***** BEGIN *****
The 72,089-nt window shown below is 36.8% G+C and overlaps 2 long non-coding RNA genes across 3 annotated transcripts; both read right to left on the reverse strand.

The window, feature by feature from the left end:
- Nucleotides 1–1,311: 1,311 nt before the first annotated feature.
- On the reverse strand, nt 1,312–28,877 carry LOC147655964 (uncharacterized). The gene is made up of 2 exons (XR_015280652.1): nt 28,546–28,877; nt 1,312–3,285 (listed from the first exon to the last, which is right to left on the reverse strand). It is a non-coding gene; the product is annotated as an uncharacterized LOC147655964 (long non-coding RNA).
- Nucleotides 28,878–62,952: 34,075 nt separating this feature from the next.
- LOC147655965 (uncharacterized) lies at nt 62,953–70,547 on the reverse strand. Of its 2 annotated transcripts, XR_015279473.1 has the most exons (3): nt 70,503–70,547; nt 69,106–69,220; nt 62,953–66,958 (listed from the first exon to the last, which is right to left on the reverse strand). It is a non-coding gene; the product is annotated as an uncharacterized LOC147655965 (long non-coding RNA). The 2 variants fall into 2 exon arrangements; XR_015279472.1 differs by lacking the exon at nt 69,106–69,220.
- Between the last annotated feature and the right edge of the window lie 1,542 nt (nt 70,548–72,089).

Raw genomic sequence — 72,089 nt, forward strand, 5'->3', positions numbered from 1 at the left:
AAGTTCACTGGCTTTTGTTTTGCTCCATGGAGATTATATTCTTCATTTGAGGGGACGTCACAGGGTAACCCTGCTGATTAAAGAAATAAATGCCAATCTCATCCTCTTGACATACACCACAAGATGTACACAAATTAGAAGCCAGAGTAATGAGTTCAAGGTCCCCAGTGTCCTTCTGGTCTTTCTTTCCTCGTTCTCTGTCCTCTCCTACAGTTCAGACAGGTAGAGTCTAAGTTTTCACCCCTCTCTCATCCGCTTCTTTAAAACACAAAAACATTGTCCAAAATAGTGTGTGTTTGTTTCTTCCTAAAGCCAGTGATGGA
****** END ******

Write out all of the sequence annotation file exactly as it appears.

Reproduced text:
The 72,089-nt window shown below is 36.8% G+C and overlaps 2 long non-coding RNA genes across 3 annotated transcripts; both read right to left on the reverse strand.

The window, feature by feature from the left end:
- Nucleotides 1–1,311: 1,311 nt before the first annotated feature.
- On the reverse strand, nt 1,312–28,877 carry LOC147655964 (uncharacterized). The gene is made up of 2 exons (XR_015280652.1): nt 28,546–28,877; nt 1,312–3,285 (listed from the first exon to the last, which is right to left on the reverse strand). It is a non-coding gene; the product is annotated as an uncharacterized LOC147655964 (long non-coding RNA).
- Nucleotides 28,878–62,952: 34,075 nt separating this feature from the next.
- LOC147655965 (uncharacterized) lies at nt 62,953–70,547 on the reverse strand. Of its 2 annotated transcripts, XR_015279473.1 has the most exons (3): nt 70,503–70,547; nt 69,106–69,220; nt 62,953–66,958 (listed from the first exon to the last, which is right to left on the reverse strand). It is a non-coding gene; the product is annotated as an uncharacterized LOC147655965 (long non-coding RNA). The 2 variants fall into 2 exon arrangements; XR_015279472.1 differs by lacking the exon at nt 69,106–69,220.
- Between the last annotated feature and the right edge of the window lie 1,542 nt (nt 70,548–72,089).

Raw genomic sequence — 72,089 nt, forward strand, 5'->3', positions numbered from 1 at the left:
AAGTTCACTGGCTTTTGTTTTGCTCCATGGAGATTATATTCTTCATTTGAGGGGACGTCACAGGGTAACCCTGCTGATTAAAGAAATAAATGCCAATCTCATCCTCTTGACATACACCACAAGATGTACACAAATTAGAAGCCAGAGTAATGAGTTCAAGGTCCCCAGTGTCCTTCTGGTCTTTCTTTCCTCGTTCTCTGTCCTCTCCTACAGTTCAGACAGGTAGAGTCTAAGTTTTCACCCCTCTCTCATCCGCTTCTTTAAAACACAAAAACATTGTCCAAAATAGTGTGTGTTTGTTTCTTCCTAAAGCCAGTGATGGA